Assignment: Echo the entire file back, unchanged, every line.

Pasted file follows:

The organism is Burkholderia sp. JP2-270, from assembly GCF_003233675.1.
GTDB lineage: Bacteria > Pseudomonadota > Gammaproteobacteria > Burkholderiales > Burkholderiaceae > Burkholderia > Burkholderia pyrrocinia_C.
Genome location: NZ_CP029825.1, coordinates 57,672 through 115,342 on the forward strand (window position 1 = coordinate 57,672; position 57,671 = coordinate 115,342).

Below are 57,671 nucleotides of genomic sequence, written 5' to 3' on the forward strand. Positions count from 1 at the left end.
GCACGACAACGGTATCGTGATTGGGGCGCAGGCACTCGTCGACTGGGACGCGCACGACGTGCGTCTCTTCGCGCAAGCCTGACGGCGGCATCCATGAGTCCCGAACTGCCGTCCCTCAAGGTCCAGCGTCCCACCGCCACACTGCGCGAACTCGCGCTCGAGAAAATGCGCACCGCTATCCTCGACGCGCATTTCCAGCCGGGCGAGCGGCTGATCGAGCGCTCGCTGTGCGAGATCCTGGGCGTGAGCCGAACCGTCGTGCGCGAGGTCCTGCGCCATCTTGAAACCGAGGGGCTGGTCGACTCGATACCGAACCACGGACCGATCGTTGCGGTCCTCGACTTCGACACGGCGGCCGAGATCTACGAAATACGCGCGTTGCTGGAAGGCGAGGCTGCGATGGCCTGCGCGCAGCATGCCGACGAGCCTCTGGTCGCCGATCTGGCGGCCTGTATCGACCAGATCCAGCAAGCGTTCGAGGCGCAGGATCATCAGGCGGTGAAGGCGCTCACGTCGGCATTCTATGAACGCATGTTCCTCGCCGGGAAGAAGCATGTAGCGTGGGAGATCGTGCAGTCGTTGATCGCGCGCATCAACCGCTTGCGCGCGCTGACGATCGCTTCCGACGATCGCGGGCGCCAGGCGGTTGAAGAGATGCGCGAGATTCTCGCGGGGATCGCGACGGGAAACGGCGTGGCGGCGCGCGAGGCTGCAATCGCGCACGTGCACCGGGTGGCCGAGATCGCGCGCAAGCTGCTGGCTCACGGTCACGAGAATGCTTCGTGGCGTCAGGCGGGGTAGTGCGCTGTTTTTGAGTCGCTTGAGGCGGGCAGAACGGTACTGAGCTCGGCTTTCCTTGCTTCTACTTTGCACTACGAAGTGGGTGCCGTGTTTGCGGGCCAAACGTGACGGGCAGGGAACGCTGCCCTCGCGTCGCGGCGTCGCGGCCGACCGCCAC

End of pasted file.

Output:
The organism is Burkholderia sp. JP2-270, from assembly GCF_003233675.1.
GTDB lineage: Bacteria > Pseudomonadota > Gammaproteobacteria > Burkholderiales > Burkholderiaceae > Burkholderia > Burkholderia pyrrocinia_C.
Genome location: NZ_CP029825.1, coordinates 57,672 through 115,342 on the forward strand (window position 1 = coordinate 57,672; position 57,671 = coordinate 115,342).

Below are 57,671 nucleotides of genomic sequence, written 5' to 3' on the forward strand. Positions count from 1 at the left end.
GCACGACAACGGTATCGTGATTGGGGCGCAGGCACTCGTCGACTGGGACGCGCACGACGTGCGTCTCTTCGCGCAAGCCTGACGGCGGCATCCATGAGTCCCGAACTGCCGTCCCTCAAGGTCCAGCGTCCCACCGCCACACTGCGCGAACTCGCGCTCGAGAAAATGCGCACCGCTATCCTCGACGCGCATTTCCAGCCGGGCGAGCGGCTGATCGAGCGCTCGCTGTGCGAGATCCTGGGCGTGAGCCGAACCGTCGTGCGCGAGGTCCTGCGCCATCTTGAAACCGAGGGGCTGGTCGACTCGATACCGAACCACGGACCGATCGTTGCGGTCCTCGACTTCGACACGGCGGCCGAGATCTACGAAATACGCGCGTTGCTGGAAGGCGAGGCTGCGATGGCCTGCGCGCAGCATGCCGACGAGCCTCTGGTCGCCGATCTGGCGGCCTGTATCGACCAGATCCAGCAAGCGTTCGAGGCGCAGGATCATCAGGCGGTGAAGGCGCTCACGTCGGCATTCTATGAACGCATGTTCCTCGCCGGGAAGAAGCATGTAGCGTGGGAGATCGTGCAGTCGTTGATCGCGCGCATCAACCGCTTGCGCGCGCTGACGATCGCTTCCGACGATCGCGGGCGCCAGGCGGTTGAAGAGATGCGCGAGATTCTCGCGGGGATCGCGACGGGAAACGGCGTGGCGGCGCGCGAGGCTGCAATCGCGCACGTGCACCGGGTGGCCGAGATCGCGCGCAAGCTGCTGGCTCACGGTCACGAGAATGCTTCGTGGCGTCAGGCGGGGTAGTGCGCTGTTTTTGAGTCGCTTGAGGCGGGCAGAACGGTACTGAGCTCGGCTTTCCTTGCTTCTACTTTGCACTACGAAGTGGGTGCCGTGTTTGCGGGCCAAACGTGACGGGCAGGGAACGCTGCCCTCGCGTCGCGGCGTCGCGGCCGACCGCCAC